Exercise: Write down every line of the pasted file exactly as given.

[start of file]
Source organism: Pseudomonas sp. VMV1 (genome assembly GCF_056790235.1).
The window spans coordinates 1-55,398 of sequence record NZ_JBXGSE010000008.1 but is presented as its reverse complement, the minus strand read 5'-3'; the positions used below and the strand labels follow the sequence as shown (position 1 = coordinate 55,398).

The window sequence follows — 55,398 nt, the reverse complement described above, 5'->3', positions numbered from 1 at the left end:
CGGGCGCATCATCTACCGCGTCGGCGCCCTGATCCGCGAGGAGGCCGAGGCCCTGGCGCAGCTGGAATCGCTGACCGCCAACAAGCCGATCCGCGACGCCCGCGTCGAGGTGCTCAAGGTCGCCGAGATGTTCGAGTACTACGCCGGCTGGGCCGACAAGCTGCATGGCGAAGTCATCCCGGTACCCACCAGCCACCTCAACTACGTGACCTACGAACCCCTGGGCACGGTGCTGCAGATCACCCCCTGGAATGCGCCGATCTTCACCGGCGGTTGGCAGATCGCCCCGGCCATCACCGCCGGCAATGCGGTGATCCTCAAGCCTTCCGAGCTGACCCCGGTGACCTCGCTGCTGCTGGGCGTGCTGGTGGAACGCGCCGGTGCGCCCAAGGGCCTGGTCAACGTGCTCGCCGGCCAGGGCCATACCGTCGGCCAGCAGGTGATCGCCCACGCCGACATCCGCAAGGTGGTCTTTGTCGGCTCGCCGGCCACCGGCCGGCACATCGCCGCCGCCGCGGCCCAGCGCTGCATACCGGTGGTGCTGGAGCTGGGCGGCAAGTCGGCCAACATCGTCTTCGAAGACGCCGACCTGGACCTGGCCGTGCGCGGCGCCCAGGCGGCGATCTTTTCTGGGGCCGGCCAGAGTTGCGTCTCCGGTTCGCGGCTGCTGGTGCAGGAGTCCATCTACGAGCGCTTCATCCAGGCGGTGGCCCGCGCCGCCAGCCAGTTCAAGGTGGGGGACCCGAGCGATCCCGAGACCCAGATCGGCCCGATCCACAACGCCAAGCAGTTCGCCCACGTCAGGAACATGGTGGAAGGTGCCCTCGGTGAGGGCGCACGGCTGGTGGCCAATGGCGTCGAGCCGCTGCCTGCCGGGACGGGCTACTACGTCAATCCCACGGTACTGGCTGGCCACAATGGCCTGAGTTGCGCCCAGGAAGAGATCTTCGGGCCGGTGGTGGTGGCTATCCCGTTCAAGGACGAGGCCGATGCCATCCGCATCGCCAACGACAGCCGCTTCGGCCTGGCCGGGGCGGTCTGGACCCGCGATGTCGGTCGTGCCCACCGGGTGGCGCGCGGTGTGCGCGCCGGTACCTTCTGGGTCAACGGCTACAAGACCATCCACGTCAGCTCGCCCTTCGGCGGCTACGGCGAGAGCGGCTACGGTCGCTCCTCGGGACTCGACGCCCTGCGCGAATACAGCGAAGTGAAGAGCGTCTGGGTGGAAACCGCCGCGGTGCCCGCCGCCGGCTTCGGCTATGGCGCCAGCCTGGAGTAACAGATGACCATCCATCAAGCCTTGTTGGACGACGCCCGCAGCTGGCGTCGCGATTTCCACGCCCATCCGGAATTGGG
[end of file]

Source organism: Pseudomonas sp. VMV1 (genome assembly GCF_056790235.1).
The window spans coordinates 1-55,398 of sequence record NZ_JBXGSE010000008.1 but is presented as its reverse complement, the minus strand read 5'-3'; the positions used below and the strand labels follow the sequence as shown (position 1 = coordinate 55,398).

The window sequence follows — 55,398 nt, the reverse complement described above, 5'->3', positions numbered from 1 at the left end:
CGGGCGCATCATCTACCGCGTCGGCGCCCTGATCCGCGAGGAGGCCGAGGCCCTGGCGCAGCTGGAATCGCTGACCGCCAACAAGCCGATCCGCGACGCCCGCGTCGAGGTGCTCAAGGTCGCCGAGATGTTCGAGTACTACGCCGGCTGGGCCGACAAGCTGCATGGCGAAGTCATCCCGGTACCCACCAGCCACCTCAACTACGTGACCTACGAACCCCTGGGCACGGTGCTGCAGATCACCCCCTGGAATGCGCCGATCTTCACCGGCGGTTGGCAGATCGCCCCGGCCATCACCGCCGGCAATGCGGTGATCCTCAAGCCTTCCGAGCTGACCCCGGTGACCTCGCTGCTGCTGGGCGTGCTGGTGGAACGCGCCGGTGCGCCCAAGGGCCTGGTCAACGTGCTCGCCGGCCAGGGCCATACCGTCGGCCAGCAGGTGATCGCCCACGCCGACATCCGCAAGGTGGTCTTTGTCGGCTCGCCGGCCACCGGCCGGCACATCGCCGCCGCCGCGGCCCAGCGCTGCATACCGGTGGTGCTGGAGCTGGGCGGCAAGTCGGCCAACATCGTCTTCGAAGACGCCGACCTGGACCTGGCCGTGCGCGGCGCCCAGGCGGCGATCTTTTCTGGGGCCGGCCAGAGTTGCGTCTCCGGTTCGCGGCTGCTGGTGCAGGAGTCCATCTACGAGCGCTTCATCCAGGCGGTGGCCCGCGCCGCCAGCCAGTTCAAGGTGGGGGACCCGAGCGATCCCGAGACCCAGATCGGCCCGATCCACAACGCCAAGCAGTTCGCCCACGTCAGGAACATGGTGGAAGGTGCCCTCGGTGAGGGCGCACGGCTGGTGGCCAATGGCGTCGAGCCGCTGCCTGCCGGGACGGGCTACTACGTCAATCCCACGGTACTGGCTGGCCACAATGGCCTGAGTTGCGCCCAGGAAGAGATCTTCGGGCCGGTGGTGGTGGCTATCCCGTTCAAGGACGAGGCCGATGCCATCCGCATCGCCAACGACAGCCGCTTCGGCCTGGCCGGGGCGGTCTGGACCCGCGATGTCGGTCGTGCCCACCGGGTGGCGCGCGGTGTGCGCGCCGGTACCTTCTGGGTCAACGGCTACAAGACCATCCACGTCAGCTCGCCCTTCGGCGGCTACGGCGAGAGCGGCTACGGTCGCTCCTCGGGACTCGACGCCCTGCGCGAATACAGCGAAGTGAAGAGCGTCTGGGTGGAAACCGCCGCGGTGCCCGCCGCCGGCTTCGGCTATGGCGCCAGCCTGGAGTAACAGATGACCATCCATCAAGCCTTGTTGGACGACGCCCGCAGCTGGCGTCGCGATTTCCACGCCCATCCGGAATTGGG